The hull at deck level got a very thorough sanding to bring everything the required level and the ply deck panels were glued/nailed in place. All good.

I show the box contents - all parts are laser-cut and very tidy and well-fitting (so far) so I'm fairly happy with the progress.

For those wondering, I have used CA (med) almost all my aeromodelling life and am a strong advocate of it. Titebond is used sparingly when parts need some fudging time to get aligned. Whether CA is OK for finish planking remains to be seen - it my soak through the .6mm strips?

 

Anyway, enough for tonight while I study a book on planking and try and recognise a gun'wal or waterway, nibbing strake or wales..........etc :wacko:

 

Pat

 

 

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Edited by Pat Lynch

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Hi Pat

Welcome to this amazing forum!

I've been thinking about building the Endeavour myself but chose the Bellona instead, maybe later ...

I am definitely going to follow your work. Best of luck and have fun.

Cheers from Brittany, France

Pieter

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Back again after some serious research (of other people's work) plus a look at the deck of the replica. I noted others who had been unhappy with aspects of their experiments and then devised my own methods using the best of what I could find :)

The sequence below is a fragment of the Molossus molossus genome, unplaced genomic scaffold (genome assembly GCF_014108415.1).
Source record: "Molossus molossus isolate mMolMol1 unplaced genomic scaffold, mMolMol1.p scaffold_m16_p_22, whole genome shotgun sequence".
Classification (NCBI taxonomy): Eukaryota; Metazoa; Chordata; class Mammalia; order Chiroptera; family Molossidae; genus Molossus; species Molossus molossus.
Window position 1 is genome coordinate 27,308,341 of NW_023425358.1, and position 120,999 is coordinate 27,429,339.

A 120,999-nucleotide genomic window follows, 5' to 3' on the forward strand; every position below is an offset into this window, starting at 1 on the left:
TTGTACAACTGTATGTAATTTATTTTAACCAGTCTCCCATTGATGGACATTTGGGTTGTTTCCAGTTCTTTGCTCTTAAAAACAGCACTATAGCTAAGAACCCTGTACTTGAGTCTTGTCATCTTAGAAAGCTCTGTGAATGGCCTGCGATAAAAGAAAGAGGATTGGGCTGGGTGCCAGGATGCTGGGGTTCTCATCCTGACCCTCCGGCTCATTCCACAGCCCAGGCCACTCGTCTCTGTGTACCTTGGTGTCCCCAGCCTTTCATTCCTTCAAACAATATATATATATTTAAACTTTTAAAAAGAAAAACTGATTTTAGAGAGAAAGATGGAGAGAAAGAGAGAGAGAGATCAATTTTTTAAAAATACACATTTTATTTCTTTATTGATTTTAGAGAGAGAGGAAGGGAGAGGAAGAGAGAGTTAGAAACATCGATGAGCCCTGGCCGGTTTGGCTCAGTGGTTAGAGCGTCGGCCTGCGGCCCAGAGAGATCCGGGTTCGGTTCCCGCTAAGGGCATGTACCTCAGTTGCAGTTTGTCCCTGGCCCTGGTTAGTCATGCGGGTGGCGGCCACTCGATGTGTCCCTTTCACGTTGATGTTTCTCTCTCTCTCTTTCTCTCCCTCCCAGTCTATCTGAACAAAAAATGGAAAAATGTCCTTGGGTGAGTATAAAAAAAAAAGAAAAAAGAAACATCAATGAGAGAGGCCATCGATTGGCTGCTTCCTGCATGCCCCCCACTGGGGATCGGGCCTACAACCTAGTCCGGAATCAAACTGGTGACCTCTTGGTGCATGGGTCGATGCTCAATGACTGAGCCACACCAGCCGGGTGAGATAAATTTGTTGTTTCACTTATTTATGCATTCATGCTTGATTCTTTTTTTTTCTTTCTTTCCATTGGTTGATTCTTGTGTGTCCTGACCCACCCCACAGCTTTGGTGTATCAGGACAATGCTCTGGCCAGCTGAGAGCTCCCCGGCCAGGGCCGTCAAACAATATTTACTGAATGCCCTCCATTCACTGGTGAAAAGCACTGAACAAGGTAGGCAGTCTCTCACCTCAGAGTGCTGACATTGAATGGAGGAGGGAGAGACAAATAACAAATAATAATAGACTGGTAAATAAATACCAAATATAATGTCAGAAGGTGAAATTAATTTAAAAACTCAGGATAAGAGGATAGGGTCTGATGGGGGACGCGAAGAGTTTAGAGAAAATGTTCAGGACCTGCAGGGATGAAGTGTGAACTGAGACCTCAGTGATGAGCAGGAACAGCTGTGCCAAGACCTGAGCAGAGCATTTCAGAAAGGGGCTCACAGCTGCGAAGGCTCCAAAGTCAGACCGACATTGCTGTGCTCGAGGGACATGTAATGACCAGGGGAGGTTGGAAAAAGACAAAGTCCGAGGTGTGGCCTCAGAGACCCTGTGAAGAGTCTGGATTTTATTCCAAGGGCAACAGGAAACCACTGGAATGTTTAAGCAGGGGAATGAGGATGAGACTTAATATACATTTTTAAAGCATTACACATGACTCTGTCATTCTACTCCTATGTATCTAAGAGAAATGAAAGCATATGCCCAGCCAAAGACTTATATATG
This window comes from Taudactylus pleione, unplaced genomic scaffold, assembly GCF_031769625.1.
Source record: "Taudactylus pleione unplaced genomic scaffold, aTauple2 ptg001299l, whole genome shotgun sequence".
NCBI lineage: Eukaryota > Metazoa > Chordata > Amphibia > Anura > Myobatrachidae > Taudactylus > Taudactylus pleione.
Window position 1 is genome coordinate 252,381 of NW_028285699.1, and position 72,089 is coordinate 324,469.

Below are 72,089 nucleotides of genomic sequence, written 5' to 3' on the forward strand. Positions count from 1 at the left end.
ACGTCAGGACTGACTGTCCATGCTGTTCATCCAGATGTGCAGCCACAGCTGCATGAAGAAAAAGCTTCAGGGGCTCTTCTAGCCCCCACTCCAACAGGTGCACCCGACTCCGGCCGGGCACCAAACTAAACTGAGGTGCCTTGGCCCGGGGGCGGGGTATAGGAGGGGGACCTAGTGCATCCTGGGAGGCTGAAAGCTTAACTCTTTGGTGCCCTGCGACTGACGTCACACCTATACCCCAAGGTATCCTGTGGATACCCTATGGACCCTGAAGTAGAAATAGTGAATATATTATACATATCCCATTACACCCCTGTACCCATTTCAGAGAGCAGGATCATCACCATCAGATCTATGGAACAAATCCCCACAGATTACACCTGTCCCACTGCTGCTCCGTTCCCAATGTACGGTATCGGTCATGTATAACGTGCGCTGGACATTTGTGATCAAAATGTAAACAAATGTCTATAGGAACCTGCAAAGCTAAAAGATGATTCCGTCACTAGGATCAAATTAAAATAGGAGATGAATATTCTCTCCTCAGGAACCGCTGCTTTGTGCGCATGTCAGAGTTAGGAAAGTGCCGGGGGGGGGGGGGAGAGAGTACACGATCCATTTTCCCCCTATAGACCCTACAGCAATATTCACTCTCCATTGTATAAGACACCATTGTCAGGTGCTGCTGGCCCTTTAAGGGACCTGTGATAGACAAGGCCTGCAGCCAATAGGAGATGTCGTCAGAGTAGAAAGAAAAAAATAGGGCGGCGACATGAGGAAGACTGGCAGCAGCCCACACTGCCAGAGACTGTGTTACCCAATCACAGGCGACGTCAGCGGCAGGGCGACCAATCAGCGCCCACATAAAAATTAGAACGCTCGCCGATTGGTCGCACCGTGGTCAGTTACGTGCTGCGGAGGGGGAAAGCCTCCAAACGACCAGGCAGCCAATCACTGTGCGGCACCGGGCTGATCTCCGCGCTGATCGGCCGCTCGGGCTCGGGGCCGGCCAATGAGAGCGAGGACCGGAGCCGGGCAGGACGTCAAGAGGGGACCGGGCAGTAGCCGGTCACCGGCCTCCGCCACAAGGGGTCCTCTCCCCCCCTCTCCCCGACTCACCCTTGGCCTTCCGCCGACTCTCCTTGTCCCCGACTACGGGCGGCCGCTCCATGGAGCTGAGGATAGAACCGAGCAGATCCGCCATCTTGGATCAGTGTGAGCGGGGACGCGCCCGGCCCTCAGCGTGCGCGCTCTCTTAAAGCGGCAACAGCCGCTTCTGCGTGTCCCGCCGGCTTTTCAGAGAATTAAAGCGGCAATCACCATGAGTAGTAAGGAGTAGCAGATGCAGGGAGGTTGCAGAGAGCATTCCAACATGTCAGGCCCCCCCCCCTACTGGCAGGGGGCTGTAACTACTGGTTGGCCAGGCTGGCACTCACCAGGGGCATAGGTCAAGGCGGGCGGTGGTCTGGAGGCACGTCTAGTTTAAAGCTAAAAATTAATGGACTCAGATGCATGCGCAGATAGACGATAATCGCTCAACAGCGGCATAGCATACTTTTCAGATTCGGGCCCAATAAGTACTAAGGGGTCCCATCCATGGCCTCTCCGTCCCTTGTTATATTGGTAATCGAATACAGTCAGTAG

I made up a simple jig to help me cut planks to length and square - a wood guide and a square guide for an Xacto 1/2" chisel blade.

I liked the caulking effect that some have used but wanted it fairly subtle so tried some Artists spirit-base makers until the shade was as desired - a light grey. Each plank was cut and the edge given a VERY delicate wipe with the pen. The result suits me but for some maybe a bit pale. After setting a centre 'board' down the centre, the shorter planks were glued in place using a series of fictitious deck beam positions marked on the ply base. The medium CA glue was run as a narrow bead down the centre of where the plank fitted using just enough so nothing squeezed out from underneath - no mess and a few seconds held in place then on the next one. The whole deck was done in about 3 hours.

After cutting the various holes, some 180 W&D paper got it all smooth and the decks received a coat of sanding sealer and rubbed back again.I'll give it one more before any staining later.

Now I get to see about the dreaded Gunwales which need tapering to match the lines of the hull......after the lower hull is planked. Hmm. Can it be made easier?

Pat

 

 

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Gidday Pat.

She is looking very tidy and I like the simplicity of the jig.